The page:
Unlike other species, the aardwolf only eats termites and can consume up to 300,000 termites each night. They are monogamous and live with their offspring.
3. They are fearsome hunters
Hyenas are one of the most dangerous predators in Africa. They are often perceived as scavengers due to their tendency to pilfer food from lions, they even eat dead lions. Nevertheless, they are fierce nocturnal hunters in the wilderness. In fact, 70-90% of their diet consists of direct kills, and they exhibit remarkable versatility and success when it comes to hunting.
With a strict social hierarchy, they are capable of working together in packs to take down challenging prey. By relentlessly pursuing their target, they can run for several miles at speeds of up to 37 mph (60 kph). Spotted hyenas are known to conquer prey many times their own sizes, such as giraffes, porcupines, hippos, buffalo, snakes, and wildebeest. Even lions find it tough to hunt these animals!
In less than 30 minutes, a clan of hyaenas can devour an entire zebra, including its bones. However, this feeding frenzy comes with a cost. These animals engage in fierce fights amongst themselves over the remains of the meal, often resulting in severe injury or death.
Both lions and hyaenas hunt for the same prey, which can lead to competition for the same food source. In such situations, there’s gonna be a fight. The lions usually come out as victors, injuring or killing the hyenas. However, if a hyena is threatened, it can call for help from its group, and together they may be able to fend off a lion. Killing a lioness typically requires around ten of them, while the number required to overpower a male lion doubles to twenty.
Interestingly, contrary to the notion that lions provide for scavenging hyaenas, research has shown that lions are more likely to scavenge from hyena kills due to the hyena’s higher hunting success rate.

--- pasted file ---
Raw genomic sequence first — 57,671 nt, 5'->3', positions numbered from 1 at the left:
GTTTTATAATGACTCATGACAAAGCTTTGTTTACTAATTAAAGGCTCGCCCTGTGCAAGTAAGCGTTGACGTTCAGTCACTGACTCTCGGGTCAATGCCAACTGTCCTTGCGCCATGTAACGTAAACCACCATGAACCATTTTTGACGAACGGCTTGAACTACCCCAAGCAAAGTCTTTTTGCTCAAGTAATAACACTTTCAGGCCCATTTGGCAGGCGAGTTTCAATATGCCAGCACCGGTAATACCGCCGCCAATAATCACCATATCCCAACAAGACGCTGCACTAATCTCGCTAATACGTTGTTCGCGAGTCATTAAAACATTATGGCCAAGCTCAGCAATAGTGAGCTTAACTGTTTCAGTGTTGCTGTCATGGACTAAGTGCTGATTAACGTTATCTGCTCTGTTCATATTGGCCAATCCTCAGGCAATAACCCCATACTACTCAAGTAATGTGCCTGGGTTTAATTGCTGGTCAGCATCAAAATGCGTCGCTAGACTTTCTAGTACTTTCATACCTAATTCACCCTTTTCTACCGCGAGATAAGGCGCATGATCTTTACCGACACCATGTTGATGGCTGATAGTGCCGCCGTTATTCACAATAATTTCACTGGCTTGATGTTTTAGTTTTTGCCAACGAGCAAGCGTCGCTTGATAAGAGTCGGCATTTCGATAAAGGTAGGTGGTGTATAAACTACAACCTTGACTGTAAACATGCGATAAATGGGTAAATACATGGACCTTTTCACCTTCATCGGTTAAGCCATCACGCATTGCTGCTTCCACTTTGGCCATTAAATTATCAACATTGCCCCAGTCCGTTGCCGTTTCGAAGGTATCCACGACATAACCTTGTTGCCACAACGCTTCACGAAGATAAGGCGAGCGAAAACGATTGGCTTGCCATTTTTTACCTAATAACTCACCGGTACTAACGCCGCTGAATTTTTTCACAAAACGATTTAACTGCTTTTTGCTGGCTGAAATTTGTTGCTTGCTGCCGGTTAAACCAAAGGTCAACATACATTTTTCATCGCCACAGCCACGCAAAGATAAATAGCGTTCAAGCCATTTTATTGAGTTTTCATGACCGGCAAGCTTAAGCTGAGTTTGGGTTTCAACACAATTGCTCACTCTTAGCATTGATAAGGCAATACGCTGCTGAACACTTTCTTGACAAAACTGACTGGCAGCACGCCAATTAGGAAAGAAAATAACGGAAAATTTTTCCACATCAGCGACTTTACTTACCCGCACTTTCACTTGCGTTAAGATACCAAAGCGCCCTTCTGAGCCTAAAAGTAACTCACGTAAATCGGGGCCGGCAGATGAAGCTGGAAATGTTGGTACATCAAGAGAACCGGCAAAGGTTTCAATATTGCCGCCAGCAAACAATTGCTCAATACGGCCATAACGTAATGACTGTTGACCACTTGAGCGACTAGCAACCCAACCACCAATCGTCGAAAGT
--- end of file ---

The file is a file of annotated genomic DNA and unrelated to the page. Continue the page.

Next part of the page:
In addition, they eat each other, particularly when they are juveniles.
In Africa, hyenas are the most frequently encountered carnivorous animals. They inhabit diverse ecosystems ranging from North Africa to the southernmost part of the continent. The striped ones can also be found in Central Asia, the Middle East, and the Indian subcontinent.
Different species can be found throughout Africa. Their habitats include forests, mountains, grasslands, deserts, and riverine bush. While spotted and brown hyenas inhabit sub-Saharan Africa, striped hyenas commonly live in the dry, rocky areas of northern Africa. Aardwolves, on the other hand, like bushlands located in the eastern and southern regions of the continent.
5. They’re super smart
Despite being stereotyped as stupid and dumb, hyenas have surprising intelligence that rivals that of many other wild animals in Africa. Researchers are still trying to figure out the limitations of their intellect.
These animals reside in intricate societies with complex social structures. They are capable of using tactics such as trickery and distraction to obtain food and mating opportunities. They can also solve difficult puzzles and open lunchboxes, sometimes with more efficiency than primates.
If you have a chance to observe spotted hyenas in their natural habitat, you’ll see their inquisitive nature. These animals have been seen using basic tools to escape from cage traps, further showcasing their cognitive abilities.